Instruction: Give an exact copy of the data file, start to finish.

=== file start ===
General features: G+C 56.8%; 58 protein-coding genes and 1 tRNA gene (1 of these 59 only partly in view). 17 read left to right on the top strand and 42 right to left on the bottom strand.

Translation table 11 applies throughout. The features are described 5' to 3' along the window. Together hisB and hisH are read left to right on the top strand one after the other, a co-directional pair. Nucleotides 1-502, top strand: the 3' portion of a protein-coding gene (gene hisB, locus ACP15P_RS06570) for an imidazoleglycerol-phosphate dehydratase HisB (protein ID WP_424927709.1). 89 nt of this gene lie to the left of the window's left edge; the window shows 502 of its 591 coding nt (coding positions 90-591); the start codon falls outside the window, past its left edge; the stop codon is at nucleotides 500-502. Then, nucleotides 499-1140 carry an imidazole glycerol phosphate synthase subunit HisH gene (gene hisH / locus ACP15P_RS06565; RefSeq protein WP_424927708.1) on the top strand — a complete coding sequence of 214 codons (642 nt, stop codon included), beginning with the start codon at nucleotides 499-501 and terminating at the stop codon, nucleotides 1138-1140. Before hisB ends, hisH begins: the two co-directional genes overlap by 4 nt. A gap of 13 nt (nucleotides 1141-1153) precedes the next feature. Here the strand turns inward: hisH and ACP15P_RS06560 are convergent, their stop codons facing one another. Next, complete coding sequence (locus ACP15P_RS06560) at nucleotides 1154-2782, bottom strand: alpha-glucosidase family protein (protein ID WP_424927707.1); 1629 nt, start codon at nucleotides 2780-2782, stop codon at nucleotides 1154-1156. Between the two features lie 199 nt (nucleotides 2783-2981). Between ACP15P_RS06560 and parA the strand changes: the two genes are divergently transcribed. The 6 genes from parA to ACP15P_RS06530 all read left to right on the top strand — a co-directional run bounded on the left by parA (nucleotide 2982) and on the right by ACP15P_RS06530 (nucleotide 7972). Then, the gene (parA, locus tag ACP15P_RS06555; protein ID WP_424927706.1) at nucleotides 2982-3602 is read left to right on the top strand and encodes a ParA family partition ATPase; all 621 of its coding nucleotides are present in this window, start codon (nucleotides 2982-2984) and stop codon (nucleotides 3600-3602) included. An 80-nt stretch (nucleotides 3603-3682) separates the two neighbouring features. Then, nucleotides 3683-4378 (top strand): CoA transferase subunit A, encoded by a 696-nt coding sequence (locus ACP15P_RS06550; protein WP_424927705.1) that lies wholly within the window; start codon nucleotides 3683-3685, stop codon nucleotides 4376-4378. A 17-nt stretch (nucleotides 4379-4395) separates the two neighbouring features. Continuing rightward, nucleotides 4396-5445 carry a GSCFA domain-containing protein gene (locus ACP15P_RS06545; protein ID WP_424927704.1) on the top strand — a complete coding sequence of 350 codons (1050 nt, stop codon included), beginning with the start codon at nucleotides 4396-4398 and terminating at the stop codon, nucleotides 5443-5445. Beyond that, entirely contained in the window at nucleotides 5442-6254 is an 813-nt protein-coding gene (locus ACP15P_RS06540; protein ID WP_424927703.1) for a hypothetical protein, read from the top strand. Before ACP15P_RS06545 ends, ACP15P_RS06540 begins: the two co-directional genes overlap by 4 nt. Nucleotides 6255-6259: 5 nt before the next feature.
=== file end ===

General features: G+C 56.8%; 58 protein-coding genes and 1 tRNA gene (1 of these 59 only partly in view). 17 read left to right on the top strand and 42 right to left on the bottom strand.

Translation table 11 applies throughout. The features are described 5' to 3' along the window. Together hisB and hisH are read left to right on the top strand one after the other, a co-directional pair. Nucleotides 1-502, top strand: the 3' portion of a protein-coding gene (gene hisB, locus ACP15P_RS06570) for an imidazoleglycerol-phosphate dehydratase HisB (protein ID WP_424927709.1). 89 nt of this gene lie to the left of the window's left edge; the window shows 502 of its 591 coding nt (coding positions 90-591); the start codon falls outside the window, past its left edge; the stop codon is at nucleotides 500-502. Then, nucleotides 499-1140 carry an imidazole glycerol phosphate synthase subunit HisH gene (gene hisH / locus ACP15P_RS06565; RefSeq protein WP_424927708.1) on the top strand — a complete coding sequence of 214 codons (642 nt, stop codon included), beginning with the start codon at nucleotides 499-501 and terminating at the stop codon, nucleotides 1138-1140. Before hisB ends, hisH begins: the two co-directional genes overlap by 4 nt. A gap of 13 nt (nucleotides 1141-1153) precedes the next feature. Here the strand turns inward: hisH and ACP15P_RS06560 are convergent, their stop codons facing one another. Next, complete coding sequence (locus ACP15P_RS06560) at nucleotides 1154-2782, bottom strand: alpha-glucosidase family protein (protein ID WP_424927707.1); 1629 nt, start codon at nucleotides 2780-2782, stop codon at nucleotides 1154-1156. Between the two features lie 199 nt (nucleotides 2783-2981). Between ACP15P_RS06560 and parA the strand changes: the two genes are divergently transcribed. The 6 genes from parA to ACP15P_RS06530 all read left to right on the top strand — a co-directional run bounded on the left by parA (nucleotide 2982) and on the right by ACP15P_RS06530 (nucleotide 7972). Then, the gene (parA, locus tag ACP15P_RS06555; protein ID WP_424927706.1) at nucleotides 2982-3602 is read left to right on the top strand and encodes a ParA family partition ATPase; all 621 of its coding nucleotides are present in this window, start codon (nucleotides 2982-2984) and stop codon (nucleotides 3600-3602) included. An 80-nt stretch (nucleotides 3603-3682) separates the two neighbouring features. Then, nucleotides 3683-4378 (top strand): CoA transferase subunit A, encoded by a 696-nt coding sequence (locus ACP15P_RS06550; protein WP_424927705.1) that lies wholly within the window; start codon nucleotides 3683-3685, stop codon nucleotides 4376-4378. A 17-nt stretch (nucleotides 4379-4395) separates the two neighbouring features. Continuing rightward, nucleotides 4396-5445 carry a GSCFA domain-containing protein gene (locus ACP15P_RS06545; protein ID WP_424927704.1) on the top strand — a complete coding sequence of 350 codons (1050 nt, stop codon included), beginning with the start codon at nucleotides 4396-4398 and terminating at the stop codon, nucleotides 5443-5445. Beyond that, entirely contained in the window at nucleotides 5442-6254 is an 813-nt protein-coding gene (locus ACP15P_RS06540; protein ID WP_424927703.1) for a hypothetical protein, read from the top strand. Before ACP15P_RS06545 ends, ACP15P_RS06540 begins: the two co-directional genes overlap by 4 nt. Nucleotides 6255-6259: 5 nt before the next feature.